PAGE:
Credit: With thanks to the SK Film Archives LLC, Warner Bros., the Kubrick family, and University of the Arts London
is back in cinemas nationwide from 28 November.
On 22 September 1965, during early production on 2001: A Space Odyssey, Stanley Kubrick fired off this short memo to his collaborator Roger Caras, then vice-president of the director’s production company Hawk Films.
“We are badly in need of a mad computer expert who can be around and advise on dialogue and jargon to use in computer scenes. It should be someone who has his eye on the future of computers, and not just a ‘stick-in-the-mud’ type. Can IBM assign someone from England to serve as this part-time liaison?”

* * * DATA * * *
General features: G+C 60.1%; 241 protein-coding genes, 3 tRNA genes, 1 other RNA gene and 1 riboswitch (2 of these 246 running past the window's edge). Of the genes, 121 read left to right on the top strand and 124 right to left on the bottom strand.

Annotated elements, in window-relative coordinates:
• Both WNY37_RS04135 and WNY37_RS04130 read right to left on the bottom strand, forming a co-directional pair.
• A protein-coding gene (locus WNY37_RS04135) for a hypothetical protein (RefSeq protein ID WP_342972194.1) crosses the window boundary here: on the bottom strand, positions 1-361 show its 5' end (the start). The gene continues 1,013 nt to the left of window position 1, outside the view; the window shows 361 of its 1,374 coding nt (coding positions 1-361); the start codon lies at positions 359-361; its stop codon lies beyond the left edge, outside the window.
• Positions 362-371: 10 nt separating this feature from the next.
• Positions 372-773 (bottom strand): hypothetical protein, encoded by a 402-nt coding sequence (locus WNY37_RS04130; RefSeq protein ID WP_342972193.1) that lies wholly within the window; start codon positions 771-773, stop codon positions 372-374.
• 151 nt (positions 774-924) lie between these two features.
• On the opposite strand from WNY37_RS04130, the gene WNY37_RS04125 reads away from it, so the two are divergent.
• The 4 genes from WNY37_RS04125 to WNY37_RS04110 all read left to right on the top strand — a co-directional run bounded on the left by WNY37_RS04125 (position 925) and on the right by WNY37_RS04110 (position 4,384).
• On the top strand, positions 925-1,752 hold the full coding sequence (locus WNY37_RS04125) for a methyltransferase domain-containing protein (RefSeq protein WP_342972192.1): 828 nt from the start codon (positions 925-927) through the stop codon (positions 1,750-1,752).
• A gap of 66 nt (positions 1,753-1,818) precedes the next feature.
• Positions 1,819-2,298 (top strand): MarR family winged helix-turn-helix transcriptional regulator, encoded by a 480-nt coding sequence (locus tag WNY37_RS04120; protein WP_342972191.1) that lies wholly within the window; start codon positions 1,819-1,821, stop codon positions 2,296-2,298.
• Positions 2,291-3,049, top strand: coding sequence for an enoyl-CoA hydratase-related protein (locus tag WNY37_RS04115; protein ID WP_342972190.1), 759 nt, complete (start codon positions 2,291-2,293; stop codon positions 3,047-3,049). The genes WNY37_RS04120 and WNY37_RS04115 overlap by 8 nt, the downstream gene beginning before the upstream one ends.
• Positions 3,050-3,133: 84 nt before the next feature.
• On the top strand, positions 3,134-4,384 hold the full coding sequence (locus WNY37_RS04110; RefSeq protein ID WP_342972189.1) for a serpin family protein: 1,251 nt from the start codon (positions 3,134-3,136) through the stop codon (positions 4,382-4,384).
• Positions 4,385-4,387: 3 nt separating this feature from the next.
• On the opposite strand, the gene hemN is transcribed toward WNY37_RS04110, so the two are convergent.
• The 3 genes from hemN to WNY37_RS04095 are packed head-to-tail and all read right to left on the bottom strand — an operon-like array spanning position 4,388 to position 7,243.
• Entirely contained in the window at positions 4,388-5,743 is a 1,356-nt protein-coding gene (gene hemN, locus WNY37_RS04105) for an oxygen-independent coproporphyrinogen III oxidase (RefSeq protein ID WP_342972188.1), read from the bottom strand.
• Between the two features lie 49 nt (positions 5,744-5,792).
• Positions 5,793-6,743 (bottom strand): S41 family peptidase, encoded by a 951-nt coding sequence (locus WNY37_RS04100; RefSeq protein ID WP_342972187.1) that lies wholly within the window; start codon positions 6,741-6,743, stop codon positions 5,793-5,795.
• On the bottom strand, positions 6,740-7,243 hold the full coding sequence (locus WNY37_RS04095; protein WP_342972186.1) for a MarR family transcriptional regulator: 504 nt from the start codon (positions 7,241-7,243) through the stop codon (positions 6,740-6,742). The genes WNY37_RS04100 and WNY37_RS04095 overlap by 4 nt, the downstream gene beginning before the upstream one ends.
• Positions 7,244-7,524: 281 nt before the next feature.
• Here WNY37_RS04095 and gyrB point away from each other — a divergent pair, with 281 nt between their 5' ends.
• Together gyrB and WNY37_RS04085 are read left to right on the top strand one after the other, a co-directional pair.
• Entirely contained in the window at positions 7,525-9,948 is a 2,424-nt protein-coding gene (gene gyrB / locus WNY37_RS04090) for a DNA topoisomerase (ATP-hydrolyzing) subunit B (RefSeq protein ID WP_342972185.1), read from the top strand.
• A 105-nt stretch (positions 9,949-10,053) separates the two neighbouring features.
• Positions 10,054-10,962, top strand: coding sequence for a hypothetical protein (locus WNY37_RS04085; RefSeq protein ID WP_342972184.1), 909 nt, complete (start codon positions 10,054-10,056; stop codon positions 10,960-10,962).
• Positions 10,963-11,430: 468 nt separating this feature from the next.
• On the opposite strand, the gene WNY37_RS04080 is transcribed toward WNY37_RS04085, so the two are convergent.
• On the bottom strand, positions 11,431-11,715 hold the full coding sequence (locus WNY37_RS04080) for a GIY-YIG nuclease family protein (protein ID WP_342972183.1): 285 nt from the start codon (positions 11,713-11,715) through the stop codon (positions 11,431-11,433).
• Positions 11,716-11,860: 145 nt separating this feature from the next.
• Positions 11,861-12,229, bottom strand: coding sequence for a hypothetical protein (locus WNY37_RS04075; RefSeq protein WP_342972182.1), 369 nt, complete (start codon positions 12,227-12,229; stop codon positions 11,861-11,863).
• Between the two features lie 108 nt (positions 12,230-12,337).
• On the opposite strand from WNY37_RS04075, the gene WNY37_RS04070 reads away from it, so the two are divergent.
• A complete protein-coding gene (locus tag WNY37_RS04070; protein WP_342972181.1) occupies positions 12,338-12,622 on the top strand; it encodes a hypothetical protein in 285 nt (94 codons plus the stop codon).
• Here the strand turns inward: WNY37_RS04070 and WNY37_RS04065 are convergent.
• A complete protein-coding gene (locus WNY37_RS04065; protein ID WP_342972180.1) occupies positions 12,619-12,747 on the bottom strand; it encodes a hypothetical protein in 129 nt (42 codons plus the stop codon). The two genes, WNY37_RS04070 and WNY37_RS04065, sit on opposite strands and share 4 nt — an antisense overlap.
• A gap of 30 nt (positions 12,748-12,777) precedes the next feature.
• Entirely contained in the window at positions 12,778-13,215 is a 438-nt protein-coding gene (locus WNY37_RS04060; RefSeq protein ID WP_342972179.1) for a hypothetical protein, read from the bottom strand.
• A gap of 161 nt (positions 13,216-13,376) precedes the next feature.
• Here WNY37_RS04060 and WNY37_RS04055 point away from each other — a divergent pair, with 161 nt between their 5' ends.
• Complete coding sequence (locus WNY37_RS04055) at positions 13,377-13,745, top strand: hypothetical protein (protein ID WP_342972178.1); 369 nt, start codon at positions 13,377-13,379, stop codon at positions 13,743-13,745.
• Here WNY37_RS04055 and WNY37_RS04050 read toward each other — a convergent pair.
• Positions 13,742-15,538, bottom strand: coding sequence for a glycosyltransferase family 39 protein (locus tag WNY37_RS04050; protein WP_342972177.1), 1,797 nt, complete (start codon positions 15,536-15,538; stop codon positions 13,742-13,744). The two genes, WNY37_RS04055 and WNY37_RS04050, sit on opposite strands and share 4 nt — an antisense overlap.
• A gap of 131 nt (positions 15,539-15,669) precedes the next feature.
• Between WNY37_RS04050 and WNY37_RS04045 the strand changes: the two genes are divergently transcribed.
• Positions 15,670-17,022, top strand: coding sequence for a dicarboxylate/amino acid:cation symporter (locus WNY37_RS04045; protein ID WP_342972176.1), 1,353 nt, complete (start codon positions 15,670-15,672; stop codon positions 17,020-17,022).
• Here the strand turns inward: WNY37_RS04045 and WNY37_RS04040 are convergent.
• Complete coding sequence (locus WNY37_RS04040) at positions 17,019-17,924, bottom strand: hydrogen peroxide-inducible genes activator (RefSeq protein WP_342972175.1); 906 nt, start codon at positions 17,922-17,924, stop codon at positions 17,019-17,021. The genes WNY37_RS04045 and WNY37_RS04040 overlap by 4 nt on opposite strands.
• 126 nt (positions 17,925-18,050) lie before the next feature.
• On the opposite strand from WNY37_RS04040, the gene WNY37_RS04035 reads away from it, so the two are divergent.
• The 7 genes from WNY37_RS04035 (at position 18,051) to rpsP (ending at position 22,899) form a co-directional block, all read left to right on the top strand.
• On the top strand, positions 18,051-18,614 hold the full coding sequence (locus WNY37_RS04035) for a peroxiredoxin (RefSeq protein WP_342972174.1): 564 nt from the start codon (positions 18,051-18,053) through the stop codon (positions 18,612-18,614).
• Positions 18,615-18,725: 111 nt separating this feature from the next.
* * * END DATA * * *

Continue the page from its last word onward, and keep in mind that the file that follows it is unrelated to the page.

Kubrick was himself fascinated with advancing computer technology and consulted with IBM on details for HAL, the film’s sentient mainframe, which malfunctions during a US mission to Jupiter.
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A later memo from Kubrick to Caras on 31 August 1966 expressed concern that IBM were fully aware that his film’s super-computer wasn’t all it was cracked up to be.
“Does IBM know that one of the main themes of the story is a psychotic computer?” he wrote. “I don’t want to get anyone in trouble, and I don’t want them to feel swindled. Please give me the exact status of things with IBM.”
It has often been suggested that HAL’s name was derived from a one-letter shift of the computer company’s name, but both Kubrick and Clarke strenuously denied this: in Clarke’s novel, HAL is a derivation of Heuristic ALgorithmic computer.
As HAL itself nearly says, the misapprehension “can only be attributable to human error”.